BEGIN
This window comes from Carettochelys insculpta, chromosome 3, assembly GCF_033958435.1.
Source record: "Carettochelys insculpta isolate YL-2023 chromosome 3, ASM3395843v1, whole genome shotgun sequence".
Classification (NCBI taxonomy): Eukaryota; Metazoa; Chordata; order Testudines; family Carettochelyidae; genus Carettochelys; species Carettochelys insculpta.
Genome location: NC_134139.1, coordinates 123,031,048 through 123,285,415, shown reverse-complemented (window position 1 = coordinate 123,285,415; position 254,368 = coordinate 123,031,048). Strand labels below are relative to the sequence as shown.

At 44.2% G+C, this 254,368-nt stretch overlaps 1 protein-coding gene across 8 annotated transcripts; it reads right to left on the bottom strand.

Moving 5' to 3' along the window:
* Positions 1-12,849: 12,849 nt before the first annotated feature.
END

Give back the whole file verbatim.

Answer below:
This window comes from Carettochelys insculpta, chromosome 3, assembly GCF_033958435.1.
Source record: "Carettochelys insculpta isolate YL-2023 chromosome 3, ASM3395843v1, whole genome shotgun sequence".
Classification (NCBI taxonomy): Eukaryota; Metazoa; Chordata; order Testudines; family Carettochelyidae; genus Carettochelys; species Carettochelys insculpta.
Genome location: NC_134139.1, coordinates 123,031,048 through 123,285,415, shown reverse-complemented (window position 1 = coordinate 123,285,415; position 254,368 = coordinate 123,031,048). Strand labels below are relative to the sequence as shown.

At 44.2% G+C, this 254,368-nt stretch overlaps 1 protein-coding gene across 8 annotated transcripts; it reads right to left on the bottom strand.

Moving 5' to 3' along the window:
* Positions 1-12,849: 12,849 nt before the first annotated feature.